Feminism as Ideology

At this point of reflection, it is necessary to point out once again that the struggle against patriarchy cannot be reduced to its (recuperative, social-democratic) expression in feminist ideology. The difference between an immediate struggle and a partial struggle consists for all practical purposes in precisely that: in its capacity—and its vocation—to be recuperated.

The immediate struggle is not explicitly presented as a total negation of the system, but it starts from an indivisible totality: that of our humanity, the total need to reclaim ourselves as human beings against a system that consists of our daily dehumanisation, i.e., the intimate negation of the whole system by asserting ourselves against its effects. Thus, the struggle against capital is born out of the resistance to being turned into instruments that produce value in order to continue producing it on an enlarged scale. The struggle against patriarchy and its basic structures (family, motherhood and romantic love) stems from the resistance to being instruments that produce care and affection to be accumulated by a fragile other—be it boyfriend or girlfriend, son or daughter, grandmother or grandfather—and torn by the isolation to which this society reduces us. These two resistances start from one thing: the defence of our humanity. To the extent that they become generalised and collective thanks to a dynamic of self-activity, the immediate struggles are brought to the surface, making explicit the identification of immediate interests with historical interests.

It is quite another matter when the struggle fails to become generalised and is not pursued with determination. This is where feminist ideology comes into its own, through a discourse and practices that are committed to the separation of women’s immediate and historical interests. By understanding women’s issues as something separate, it fragments them and establishes that being a woman is something different, and must be treated as such, from being proletarians: there is no common basis, no common—if at all joint—struggle, no common goal. As a partial struggle, it affirms the need to think and behave as though one of the causes of our alienation is distinct and autonomous from the others. This is not a mere procedure of analytical thinking, but a way of thinking and acting that has as its means and end to convert the total struggle to preserve our humanity into partial struggles, each with different orientations and objectives. When the immediate struggles against patriarchy are expressed in feminist ideology and fail to go beyond it, when they find their limit in the defence of the equality of exploitation between men and women, then we can say that they have become partial struggles: recuperated, reduced, that is to say. It is to affirm that the movement of recuperation by social democracy has been completed, emptying any upsurge of class self-activity in order to reorient it towards concrete demands that can be taken up by capital. That is why feminism, as we pointed out at the beginning, is part of social democracy as a counter-revolutionary force.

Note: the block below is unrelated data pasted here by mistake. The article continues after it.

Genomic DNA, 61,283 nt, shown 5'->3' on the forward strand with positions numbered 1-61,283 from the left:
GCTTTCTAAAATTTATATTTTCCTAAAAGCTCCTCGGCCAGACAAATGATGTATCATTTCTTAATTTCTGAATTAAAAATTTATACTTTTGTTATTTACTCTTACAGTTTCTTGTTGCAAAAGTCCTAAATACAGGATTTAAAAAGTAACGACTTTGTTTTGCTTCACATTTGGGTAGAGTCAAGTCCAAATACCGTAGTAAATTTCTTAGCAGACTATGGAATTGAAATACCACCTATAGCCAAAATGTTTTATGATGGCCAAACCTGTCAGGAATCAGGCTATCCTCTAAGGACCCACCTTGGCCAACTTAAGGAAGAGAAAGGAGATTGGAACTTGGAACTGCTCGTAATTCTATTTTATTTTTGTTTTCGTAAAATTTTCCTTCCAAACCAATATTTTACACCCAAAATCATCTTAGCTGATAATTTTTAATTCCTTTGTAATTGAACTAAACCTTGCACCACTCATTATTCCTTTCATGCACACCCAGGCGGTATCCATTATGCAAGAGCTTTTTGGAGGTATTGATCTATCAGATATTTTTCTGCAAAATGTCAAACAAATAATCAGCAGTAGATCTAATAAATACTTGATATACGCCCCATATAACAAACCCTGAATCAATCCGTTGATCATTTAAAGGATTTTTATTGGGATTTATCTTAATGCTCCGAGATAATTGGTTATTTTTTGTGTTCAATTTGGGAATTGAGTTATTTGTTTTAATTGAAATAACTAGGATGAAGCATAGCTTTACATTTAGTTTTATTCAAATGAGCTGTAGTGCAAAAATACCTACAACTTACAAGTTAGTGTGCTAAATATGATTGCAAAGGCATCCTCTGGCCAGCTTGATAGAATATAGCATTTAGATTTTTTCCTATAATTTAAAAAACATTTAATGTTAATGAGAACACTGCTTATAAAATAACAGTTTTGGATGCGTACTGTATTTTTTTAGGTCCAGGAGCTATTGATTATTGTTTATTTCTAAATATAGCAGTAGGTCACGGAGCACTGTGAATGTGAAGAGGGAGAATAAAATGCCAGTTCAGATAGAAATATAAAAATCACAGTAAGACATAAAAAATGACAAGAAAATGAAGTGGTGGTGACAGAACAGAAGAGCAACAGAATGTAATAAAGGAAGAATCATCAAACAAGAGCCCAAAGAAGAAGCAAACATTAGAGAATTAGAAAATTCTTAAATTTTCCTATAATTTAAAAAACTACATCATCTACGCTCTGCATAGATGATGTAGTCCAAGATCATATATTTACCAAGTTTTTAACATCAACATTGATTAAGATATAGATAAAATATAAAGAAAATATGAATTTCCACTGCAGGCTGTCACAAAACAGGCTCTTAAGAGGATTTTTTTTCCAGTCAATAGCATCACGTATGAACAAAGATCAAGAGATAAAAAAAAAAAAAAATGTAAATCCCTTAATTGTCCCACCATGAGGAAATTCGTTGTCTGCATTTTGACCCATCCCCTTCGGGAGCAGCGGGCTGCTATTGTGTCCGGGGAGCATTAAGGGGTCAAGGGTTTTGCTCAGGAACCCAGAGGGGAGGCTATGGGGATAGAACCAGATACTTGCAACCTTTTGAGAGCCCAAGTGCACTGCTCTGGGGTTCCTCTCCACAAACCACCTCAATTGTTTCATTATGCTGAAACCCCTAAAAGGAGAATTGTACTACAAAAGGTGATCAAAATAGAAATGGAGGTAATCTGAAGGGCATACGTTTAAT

On the other hand, the partial character of feminism prevents it from understanding the root of patriarchal oppression in the capitalist system. The emergence of wage labour and, with it, of capital as autonomised value, presupposes a separation in human activity between productive and reproductive activities. The patriarchal system laid the foundations for the recomposition of the gendered division of labour in incipient capitalism, locking women in the reproductive sphere, in the private space, while making men free—from all ties and from all means of subsistence—within the public space of the production of value.